Lithographer, painter and etcher, Karl Schrag was born in Karlsruhe, Germany in 1912. He studied at the École des Beaux Arts in Geneva in 1931, the École Nationale Superieure des Beaux Arts in Paris in 1932 and at the Académie de la Grande Chaumiére from 1931 to 1935. He emigrated to the United States in 1938 where he completed his education at the Art Students League in New York. Schrag became an American citizen in 1944.
Throughout his career, Schrag taught and traveled extensively. He was an instructor at Columbia University and at Brooklyn College and, in 1950, he was appointed as the Director of New York's prestigious Atelier 17. Schrag's paintings and original prints were featured in numerous international exhibitions.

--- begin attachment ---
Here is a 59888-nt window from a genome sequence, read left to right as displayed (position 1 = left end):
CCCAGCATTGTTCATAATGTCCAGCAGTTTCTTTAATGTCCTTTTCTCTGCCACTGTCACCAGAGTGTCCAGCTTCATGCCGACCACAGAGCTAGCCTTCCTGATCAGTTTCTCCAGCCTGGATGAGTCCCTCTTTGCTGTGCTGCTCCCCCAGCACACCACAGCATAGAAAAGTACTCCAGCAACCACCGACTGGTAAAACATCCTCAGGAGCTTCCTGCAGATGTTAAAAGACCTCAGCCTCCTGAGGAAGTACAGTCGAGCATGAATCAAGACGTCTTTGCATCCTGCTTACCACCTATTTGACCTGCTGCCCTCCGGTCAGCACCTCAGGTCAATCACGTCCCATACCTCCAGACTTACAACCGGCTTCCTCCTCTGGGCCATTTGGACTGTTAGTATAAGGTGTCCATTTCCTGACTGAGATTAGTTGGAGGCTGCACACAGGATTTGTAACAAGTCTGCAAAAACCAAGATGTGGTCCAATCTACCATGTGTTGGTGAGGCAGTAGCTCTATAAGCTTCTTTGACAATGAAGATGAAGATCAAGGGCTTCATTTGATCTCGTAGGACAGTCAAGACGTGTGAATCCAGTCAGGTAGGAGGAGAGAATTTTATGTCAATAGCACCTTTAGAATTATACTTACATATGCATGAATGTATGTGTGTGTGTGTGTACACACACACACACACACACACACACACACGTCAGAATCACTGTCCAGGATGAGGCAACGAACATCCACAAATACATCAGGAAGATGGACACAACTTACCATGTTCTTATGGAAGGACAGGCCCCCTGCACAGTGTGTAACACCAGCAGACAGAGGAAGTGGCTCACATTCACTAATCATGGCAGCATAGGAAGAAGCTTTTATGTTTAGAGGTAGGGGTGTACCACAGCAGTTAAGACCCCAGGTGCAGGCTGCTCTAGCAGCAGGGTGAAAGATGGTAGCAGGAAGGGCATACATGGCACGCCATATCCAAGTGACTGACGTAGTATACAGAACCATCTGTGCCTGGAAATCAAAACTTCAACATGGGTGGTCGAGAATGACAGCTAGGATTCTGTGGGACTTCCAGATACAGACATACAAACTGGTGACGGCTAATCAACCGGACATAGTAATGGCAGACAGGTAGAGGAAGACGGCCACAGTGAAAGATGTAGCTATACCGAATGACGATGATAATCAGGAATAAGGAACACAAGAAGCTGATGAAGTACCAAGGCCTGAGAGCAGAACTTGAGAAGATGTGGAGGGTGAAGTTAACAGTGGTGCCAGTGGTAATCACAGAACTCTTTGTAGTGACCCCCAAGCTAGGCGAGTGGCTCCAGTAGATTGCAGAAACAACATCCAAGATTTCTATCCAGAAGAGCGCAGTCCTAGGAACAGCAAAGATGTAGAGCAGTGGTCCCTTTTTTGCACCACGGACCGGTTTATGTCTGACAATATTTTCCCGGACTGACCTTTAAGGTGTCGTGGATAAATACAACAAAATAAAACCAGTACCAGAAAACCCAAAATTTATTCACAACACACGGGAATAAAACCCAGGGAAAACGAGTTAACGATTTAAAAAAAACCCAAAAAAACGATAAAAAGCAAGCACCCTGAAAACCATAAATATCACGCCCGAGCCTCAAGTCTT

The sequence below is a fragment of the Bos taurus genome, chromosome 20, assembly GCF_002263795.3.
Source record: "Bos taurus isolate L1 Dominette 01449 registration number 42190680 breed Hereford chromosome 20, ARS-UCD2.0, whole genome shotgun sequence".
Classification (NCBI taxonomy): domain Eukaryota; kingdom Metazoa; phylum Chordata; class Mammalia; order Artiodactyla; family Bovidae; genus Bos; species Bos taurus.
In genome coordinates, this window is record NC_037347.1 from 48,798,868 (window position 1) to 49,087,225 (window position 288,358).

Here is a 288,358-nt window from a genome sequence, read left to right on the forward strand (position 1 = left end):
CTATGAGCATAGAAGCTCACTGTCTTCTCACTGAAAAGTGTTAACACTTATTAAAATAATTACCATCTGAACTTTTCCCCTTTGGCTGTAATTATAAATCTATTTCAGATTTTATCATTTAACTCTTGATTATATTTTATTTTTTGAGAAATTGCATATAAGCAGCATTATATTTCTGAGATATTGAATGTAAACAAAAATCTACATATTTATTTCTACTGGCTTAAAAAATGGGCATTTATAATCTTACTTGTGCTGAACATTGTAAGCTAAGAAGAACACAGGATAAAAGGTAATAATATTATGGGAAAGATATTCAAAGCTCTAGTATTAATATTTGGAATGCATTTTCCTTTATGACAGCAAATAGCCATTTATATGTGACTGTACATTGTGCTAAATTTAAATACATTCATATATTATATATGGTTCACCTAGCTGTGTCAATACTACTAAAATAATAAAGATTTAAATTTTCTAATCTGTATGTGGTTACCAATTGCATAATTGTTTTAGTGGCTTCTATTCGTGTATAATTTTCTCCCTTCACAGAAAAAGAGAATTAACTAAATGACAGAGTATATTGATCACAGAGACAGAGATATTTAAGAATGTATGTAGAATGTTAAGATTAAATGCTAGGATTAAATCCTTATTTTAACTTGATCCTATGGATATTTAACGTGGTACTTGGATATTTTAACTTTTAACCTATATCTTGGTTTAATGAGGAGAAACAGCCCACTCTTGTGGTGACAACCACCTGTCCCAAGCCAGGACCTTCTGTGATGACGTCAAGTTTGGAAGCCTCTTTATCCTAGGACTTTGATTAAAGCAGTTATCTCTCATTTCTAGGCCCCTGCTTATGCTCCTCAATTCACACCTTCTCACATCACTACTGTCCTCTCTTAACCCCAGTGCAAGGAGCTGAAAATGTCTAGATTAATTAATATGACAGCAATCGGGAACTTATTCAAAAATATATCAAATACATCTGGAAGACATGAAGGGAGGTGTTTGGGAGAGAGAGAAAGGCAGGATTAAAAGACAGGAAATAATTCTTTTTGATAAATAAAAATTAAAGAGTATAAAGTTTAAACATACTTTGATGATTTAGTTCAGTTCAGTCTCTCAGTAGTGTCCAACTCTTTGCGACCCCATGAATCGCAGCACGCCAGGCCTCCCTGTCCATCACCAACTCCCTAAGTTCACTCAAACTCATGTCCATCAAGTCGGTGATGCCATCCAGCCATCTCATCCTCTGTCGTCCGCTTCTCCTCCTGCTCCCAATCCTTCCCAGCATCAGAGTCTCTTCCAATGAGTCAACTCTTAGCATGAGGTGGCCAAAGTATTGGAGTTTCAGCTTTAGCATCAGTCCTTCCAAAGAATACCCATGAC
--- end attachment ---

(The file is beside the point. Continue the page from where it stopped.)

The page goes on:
New York Times:
Maine has brightened many an artist's day, but for at least one painter, it also lighted up the nights. The German-born landscapist Karl Schrag (1912-95) summered on Deer Isle for more than 40 years and viewed night there as a prime subject, "a kind of fantastic day when everything becomes possible." Intense fauve colors, energetic forms and dreamy atmosphere are the "possibles" in this lyrical show, devoted to his nighttime paintings and prints. They are full of movement and fresh air.
Schrag was well versed as a printmaker, too. He had studied at the avant-garde Atelier 17, the workshop set up in Manhattan during the war years by the British painter and graphic artist Stanley William Hayter, and took over as director for a while when Hayter returned to Europe in 1950. The prints on view here share the lyricism of the paintings.